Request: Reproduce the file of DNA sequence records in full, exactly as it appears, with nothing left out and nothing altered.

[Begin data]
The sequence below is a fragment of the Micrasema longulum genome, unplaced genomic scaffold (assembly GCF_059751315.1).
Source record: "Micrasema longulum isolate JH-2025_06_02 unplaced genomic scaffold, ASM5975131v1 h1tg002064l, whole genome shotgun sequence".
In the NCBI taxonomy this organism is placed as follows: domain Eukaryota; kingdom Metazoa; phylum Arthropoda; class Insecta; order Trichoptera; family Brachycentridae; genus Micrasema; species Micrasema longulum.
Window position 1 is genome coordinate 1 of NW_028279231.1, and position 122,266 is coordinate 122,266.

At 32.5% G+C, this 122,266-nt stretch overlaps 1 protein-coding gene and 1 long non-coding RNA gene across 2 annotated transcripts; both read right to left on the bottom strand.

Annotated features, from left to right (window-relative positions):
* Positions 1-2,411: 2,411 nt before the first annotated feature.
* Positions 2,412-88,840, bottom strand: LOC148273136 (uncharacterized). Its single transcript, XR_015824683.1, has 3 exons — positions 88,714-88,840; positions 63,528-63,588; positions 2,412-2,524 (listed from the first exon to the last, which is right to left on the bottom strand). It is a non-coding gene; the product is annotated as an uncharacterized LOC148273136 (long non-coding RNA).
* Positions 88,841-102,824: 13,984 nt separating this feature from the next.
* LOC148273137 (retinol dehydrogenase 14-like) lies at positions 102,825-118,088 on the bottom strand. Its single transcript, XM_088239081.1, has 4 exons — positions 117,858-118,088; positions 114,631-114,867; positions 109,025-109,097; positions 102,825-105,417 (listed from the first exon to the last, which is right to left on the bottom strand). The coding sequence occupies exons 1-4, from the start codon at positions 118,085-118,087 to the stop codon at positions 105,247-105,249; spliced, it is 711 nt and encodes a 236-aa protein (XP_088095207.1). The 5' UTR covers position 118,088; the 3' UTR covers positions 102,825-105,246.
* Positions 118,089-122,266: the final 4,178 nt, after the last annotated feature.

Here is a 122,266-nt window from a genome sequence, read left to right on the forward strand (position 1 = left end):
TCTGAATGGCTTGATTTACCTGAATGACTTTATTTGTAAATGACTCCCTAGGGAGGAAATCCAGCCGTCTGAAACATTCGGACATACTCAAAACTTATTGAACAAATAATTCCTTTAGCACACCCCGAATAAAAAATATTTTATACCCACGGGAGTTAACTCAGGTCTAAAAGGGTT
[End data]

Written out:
The sequence below is a fragment of the Micrasema longulum genome, unplaced genomic scaffold (assembly GCF_059751315.1).
Source record: "Micrasema longulum isolate JH-2025_06_02 unplaced genomic scaffold, ASM5975131v1 h1tg002064l, whole genome shotgun sequence".
In the NCBI taxonomy this organism is placed as follows: domain Eukaryota; kingdom Metazoa; phylum Arthropoda; class Insecta; order Trichoptera; family Brachycentridae; genus Micrasema; species Micrasema longulum.
Window position 1 is genome coordinate 1 of NW_028279231.1, and position 122,266 is coordinate 122,266.

At 32.5% G+C, this 122,266-nt stretch overlaps 1 protein-coding gene and 1 long non-coding RNA gene across 2 annotated transcripts; both read right to left on the bottom strand.

Annotated features, from left to right (window-relative positions):
* Positions 1-2,411: 2,411 nt before the first annotated feature.
* Positions 2,412-88,840, bottom strand: LOC148273136 (uncharacterized). Its single transcript, XR_015824683.1, has 3 exons — positions 88,714-88,840; positions 63,528-63,588; positions 2,412-2,524 (listed from the first exon to the last, which is right to left on the bottom strand). It is a non-coding gene; the product is annotated as an uncharacterized LOC148273136 (long non-coding RNA).
* Positions 88,841-102,824: 13,984 nt separating this feature from the next.
* LOC148273137 (retinol dehydrogenase 14-like) lies at positions 102,825-118,088 on the bottom strand. Its single transcript, XM_088239081.1, has 4 exons — positions 117,858-118,088; positions 114,631-114,867; positions 109,025-109,097; positions 102,825-105,417 (listed from the first exon to the last, which is right to left on the bottom strand). The coding sequence occupies exons 1-4, from the start codon at positions 118,085-118,087 to the stop codon at positions 105,247-105,249; spliced, it is 711 nt and encodes a 236-aa protein (XP_088095207.1). The 5' UTR covers position 118,088; the 3' UTR covers positions 102,825-105,246.
* Positions 118,089-122,266: the final 4,178 nt, after the last annotated feature.

Here is a 122,266-nt window from a genome sequence, read left to right on the forward strand (position 1 = left end):
TCTGAATGGCTTGATTTACCTGAATGACTTTATTTGTAAATGACTCCCTAGGGAGGAAATCCAGCCGTCTGAAACATTCGGACATACTCAAAACTTATTGAACAAATAATTCCTTTAGCACACCCCGAATAAAAAATATTTTATACCCACGGGAGTTAACTCAGGTCTAAAAGGGTT